Last week, The Monitor published “The Inherent Immorality of the Republican Party.” I urge my readers−Democratic, Republican, and otherwise−to look over that article, if they have not already. In it, Evan Weinstein argues that Republicans or at least conservatives “have always been morally deficient.” Unable to comprehend how Republicans can hold views that he feels are morally debased while being seemingly kind and caring, Mr. Weinstein is left puzzled.
Mr. Weinstein and I, and likely many others, agree that President Trump is amoral. The president’s infamously repugnant attitude toward women alone is enough to corrode his moral credibility. It is, however, an unsubstantiated overgeneralization to claim that “Republicans tend to be less friendly and empathetic to those with racial or economic or gender differences.” Such a logical leap seems based more on feeling than serious consideration of Republican or conservative principles.
Cherry-picking past policies to find evidence that the Republican Party is immoral presents more problems for Democrats than it solves. It is all too easy for Republicans to respond in kind with their own hand-selected examples, which Mr. Weinstein aptly recognizes. The issue, then, is how to decide which party is more moral. We could, as Mr. Weinstein does, trade blows over the particular depravities enacted by the parties over the years. Such an approach leads to little more than childish finger-pointing and avoids substantive debate.
Yes, many in the Republican Party stood on the wrong side of the civil rights movement. Does this mean that Republicans now hold views that are similarly extreme? While Mr. Weinstein cites the drone strikes President Obama ordered as one of the Democrats’ moral lows, has he forgotten which administration interned Japanese-Americans in the Second World War? (Talk about empathy for racial difference.) In evaluating parties, are we left to weigh the relative immorality of every administration and then perform some sort of moral calculus? Such an approach does little to help us understand the parties to which we currently belong.
Most troubling about the article is that its premise evidences a failure of Hamilton’s educational mission. By my understanding, institutions like Hamilton are meant to teach students different ways of knowing. Such an education should require of students a transcript that shows disciplinary diversity. History remains one such department that too many students, blessed with the open curriculum and loose advising, now avoid.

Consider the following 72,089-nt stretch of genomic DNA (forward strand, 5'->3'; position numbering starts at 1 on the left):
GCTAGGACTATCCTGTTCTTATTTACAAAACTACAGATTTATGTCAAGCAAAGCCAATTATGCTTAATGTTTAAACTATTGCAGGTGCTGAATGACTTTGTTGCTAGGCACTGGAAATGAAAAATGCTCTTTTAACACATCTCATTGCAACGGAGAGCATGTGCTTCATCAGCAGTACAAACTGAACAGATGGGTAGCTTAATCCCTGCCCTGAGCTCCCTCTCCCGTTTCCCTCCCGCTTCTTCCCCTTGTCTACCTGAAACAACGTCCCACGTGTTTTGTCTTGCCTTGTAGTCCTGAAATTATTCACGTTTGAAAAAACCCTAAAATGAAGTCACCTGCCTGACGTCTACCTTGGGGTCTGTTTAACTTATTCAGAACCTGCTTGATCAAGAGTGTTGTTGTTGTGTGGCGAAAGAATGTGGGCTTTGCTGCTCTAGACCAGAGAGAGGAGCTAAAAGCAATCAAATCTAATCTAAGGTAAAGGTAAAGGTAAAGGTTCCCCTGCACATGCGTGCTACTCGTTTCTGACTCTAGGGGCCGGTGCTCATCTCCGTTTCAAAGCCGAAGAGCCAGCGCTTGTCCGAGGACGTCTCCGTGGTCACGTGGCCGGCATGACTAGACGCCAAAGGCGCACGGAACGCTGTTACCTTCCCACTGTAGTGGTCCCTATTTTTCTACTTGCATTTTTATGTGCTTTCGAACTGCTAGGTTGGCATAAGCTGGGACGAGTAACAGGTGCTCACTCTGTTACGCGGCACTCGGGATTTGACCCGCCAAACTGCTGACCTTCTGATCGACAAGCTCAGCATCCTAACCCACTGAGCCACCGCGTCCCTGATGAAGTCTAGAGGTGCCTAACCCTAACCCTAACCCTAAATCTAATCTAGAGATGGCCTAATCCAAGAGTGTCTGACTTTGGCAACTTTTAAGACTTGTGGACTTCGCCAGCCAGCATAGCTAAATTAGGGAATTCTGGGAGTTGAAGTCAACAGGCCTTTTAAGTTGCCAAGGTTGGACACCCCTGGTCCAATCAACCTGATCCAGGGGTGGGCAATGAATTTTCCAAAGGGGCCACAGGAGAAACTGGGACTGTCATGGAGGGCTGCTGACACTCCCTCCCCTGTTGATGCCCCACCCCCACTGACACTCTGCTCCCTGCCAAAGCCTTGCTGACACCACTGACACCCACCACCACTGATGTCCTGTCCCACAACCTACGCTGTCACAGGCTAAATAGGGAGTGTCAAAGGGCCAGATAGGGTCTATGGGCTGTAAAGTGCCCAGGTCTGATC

In any serious history class at Hamilton, one of the very first skills a professor teaches is the ability to exercise the historical imagination. One must put aside preconceptions and prejudices to evaluate a particular society fairly. Given that conservatives, and certainly their views, seem as foreign to Mr. Weinstein as people from the far reaches of the past, I would suggest he try to understand them from a historical perspective. Doing so does not imply tacit approval of conservative thought, only a serious attempt to understand why some of his friends and their family members are conservative. Upon such an examination, I hope he finds that conservatives are not immoral, but rather evaluate the world with a system of morals different than his own. As Mr. Weinstein remains unable to conceive of any “acceptable and consistent ideology” whose morals overlap with the conservatives’, I would suggest he read into Catholicism.
That we even have to treat the modern-day Republican Party and conservatives as a historical phenomenon indicates Hamilton’s political leanings. Considering the political demographics of our student body, conservative students should not be shocked to find that we are such an ideological minority on campus. That said, however, conservative students are no less responsible for Hamilton’s climate than are liberal students. I remain unconvinced that the Hamilton student body as a whole is so politically intolerant that it cannot weather debate between highly opposed views.
Incumbent upon us all is the responsibility to passionately express and logically defend our ideas. We should not fault others for misunderstanding conservatism if they have little exposure to its tenets. However, we should fault anyone who promotes hatred and praises malicious arguments. I will not allow myself to be ostracized from any community of which I am a part.